As for Hinduism, Roberts said, “We have to go through this seemingly endless cycle of reincarnations. And perhaps over the passage of those numerous and lengthy reincarnations we might one day achieve reabsorption into the great universal world.”

Mormonism says that God through Christ paid only for a form of salvation, Roberts said. “But if you want to have and know the fullness of salvation you have to become temple worthy. If we are baptized by the LDS church, have the laying on the hands by the proper authority, support with our tithes and keep the Word of Wisdom and so on, one day we might achieve the celestial kingdom.”

Roberts continued, “Friends, the gospel says that Jesus Christ died for sin. In spite of our efforts and whether we have made any effort at all at achieving salvation and morality, the gospel says that by faith and trust in him alone we may know the reality of everlasting life. This was a concept that Paul could not get away from and it was a concept which drove him to give uncompromisingly of himself in the spreading and the sharing of that message.”

Roberts noted that this led Paul to accept the mandate for the message.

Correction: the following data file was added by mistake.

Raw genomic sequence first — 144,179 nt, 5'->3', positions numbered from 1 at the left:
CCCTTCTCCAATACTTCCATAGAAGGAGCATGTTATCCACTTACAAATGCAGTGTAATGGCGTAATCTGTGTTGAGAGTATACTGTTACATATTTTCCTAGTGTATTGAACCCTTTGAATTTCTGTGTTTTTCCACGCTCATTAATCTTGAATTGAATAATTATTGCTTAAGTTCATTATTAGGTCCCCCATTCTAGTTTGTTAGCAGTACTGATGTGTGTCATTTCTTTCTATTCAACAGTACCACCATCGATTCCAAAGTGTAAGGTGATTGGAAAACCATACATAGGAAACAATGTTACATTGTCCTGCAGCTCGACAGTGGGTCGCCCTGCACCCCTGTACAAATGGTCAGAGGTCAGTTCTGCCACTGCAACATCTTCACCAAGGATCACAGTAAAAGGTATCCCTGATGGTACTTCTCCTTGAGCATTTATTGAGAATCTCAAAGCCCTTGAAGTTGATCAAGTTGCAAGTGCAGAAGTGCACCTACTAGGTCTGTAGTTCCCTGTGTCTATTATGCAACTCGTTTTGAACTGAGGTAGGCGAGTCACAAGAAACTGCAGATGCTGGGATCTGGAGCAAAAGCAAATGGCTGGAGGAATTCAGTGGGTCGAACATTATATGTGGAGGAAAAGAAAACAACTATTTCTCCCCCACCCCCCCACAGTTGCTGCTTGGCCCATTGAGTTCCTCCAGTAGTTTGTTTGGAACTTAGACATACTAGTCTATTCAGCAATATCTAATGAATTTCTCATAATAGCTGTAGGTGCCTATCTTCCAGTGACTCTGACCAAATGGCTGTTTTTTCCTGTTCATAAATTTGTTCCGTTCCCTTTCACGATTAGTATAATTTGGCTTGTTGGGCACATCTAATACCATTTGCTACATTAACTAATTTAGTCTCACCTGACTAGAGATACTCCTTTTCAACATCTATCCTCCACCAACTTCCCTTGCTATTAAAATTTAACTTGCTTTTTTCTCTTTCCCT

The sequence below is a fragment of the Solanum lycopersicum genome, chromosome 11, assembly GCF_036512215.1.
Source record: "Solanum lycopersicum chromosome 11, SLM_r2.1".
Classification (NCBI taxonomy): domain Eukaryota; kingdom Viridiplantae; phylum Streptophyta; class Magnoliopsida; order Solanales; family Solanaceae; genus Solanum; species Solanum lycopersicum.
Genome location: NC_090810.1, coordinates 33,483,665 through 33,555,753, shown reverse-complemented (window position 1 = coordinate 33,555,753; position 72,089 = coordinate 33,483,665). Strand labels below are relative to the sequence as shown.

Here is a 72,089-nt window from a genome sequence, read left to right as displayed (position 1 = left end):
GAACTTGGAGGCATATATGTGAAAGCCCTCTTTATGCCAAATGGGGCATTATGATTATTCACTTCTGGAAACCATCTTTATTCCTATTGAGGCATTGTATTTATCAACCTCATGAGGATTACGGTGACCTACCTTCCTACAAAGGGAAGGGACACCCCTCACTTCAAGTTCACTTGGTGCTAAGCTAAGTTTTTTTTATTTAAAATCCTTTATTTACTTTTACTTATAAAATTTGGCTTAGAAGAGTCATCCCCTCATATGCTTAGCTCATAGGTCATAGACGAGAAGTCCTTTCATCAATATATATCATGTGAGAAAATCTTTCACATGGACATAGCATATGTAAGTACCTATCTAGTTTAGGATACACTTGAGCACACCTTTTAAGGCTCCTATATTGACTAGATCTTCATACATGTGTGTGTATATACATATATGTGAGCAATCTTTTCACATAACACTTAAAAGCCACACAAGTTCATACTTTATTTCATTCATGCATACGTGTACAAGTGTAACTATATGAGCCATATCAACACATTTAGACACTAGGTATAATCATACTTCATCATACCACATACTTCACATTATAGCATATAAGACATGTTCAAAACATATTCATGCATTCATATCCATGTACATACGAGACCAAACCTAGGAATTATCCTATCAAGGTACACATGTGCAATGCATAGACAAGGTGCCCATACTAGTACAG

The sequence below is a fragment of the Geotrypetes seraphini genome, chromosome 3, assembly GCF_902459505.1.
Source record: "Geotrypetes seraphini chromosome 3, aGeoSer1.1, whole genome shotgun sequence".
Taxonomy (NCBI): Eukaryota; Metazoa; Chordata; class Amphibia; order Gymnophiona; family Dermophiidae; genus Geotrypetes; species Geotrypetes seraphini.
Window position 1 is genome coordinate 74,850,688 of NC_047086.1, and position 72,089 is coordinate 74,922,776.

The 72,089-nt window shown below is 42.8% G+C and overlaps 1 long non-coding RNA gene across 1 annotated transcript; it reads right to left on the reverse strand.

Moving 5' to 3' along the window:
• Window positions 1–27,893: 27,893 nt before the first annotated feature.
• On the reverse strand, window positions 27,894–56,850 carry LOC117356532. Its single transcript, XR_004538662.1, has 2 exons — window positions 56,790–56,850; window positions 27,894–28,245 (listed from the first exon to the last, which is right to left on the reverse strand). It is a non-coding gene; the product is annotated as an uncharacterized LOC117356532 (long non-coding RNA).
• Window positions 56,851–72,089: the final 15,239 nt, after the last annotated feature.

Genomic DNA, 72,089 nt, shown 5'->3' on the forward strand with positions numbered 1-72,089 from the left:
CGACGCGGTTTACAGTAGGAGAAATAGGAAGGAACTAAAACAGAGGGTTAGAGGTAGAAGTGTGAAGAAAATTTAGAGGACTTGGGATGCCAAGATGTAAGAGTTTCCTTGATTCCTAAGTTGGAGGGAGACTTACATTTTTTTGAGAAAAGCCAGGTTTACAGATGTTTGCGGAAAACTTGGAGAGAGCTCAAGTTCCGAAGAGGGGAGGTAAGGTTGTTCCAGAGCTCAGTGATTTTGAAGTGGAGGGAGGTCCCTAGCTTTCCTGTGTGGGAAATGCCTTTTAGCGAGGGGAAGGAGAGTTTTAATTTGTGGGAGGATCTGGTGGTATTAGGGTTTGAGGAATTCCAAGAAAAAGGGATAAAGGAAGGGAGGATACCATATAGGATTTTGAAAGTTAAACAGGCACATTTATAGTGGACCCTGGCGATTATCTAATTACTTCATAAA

Referring to the “ministry of reconciliation” noted in 2 Corinthians 5:18-19 that God has entrusted to Jesus’ followers, Roberts said, “Is that not unbelievable? This is the Christmas season. Consider all of the unique preparations God made for the coming of Jesus Christ: a star, angels singing, shepherds to witness and testify, magi from the East. Consider, too, that Jesus Christ lived the perfect life, taught the greatest ethic that was ever taught, was an example for all time, embodied and revealed to us the very truth and reality of God, carried in his face and his character the glory of God, died on the cross for the sins of the world, was raised on the third day the conqueror over sin and death, and ascended to heaven to the right hand of the Father so that anyone and everyone who comes by faith in his name will be received and heard.”

Noting that God gave the message to Christians, Roberts said, “It is our stewardship and our accountability to see to it that that message is heard.”

Roberts then related the story of a missionary, Tom Tipton, who went to a village in Uganda to share Christ. The only person who was willing to listen to the gospel was a leper who had lost both legs and part of one arm. The leper accepted Christ and Tipton taught him some Bible verses and a few choruses to sing. Tipton left and returned less than a month later to find the people gathered together singing those choruses as the leper led them with the stump of one arm. Asking how this happened, Tipton was told that the leper had crawled from hut to hut using the stump of that one arm and had shared the gospel with everyone in his village.

“If you and I will be faithful, less reliant on ourselves and more reliant on God, and dependent on the fullness and the power of the Holy Spirit working through us, we can see fruit that will honor God. We have the treasure in an earthen vessel.”

    About the Author

  • Larry B. Elrod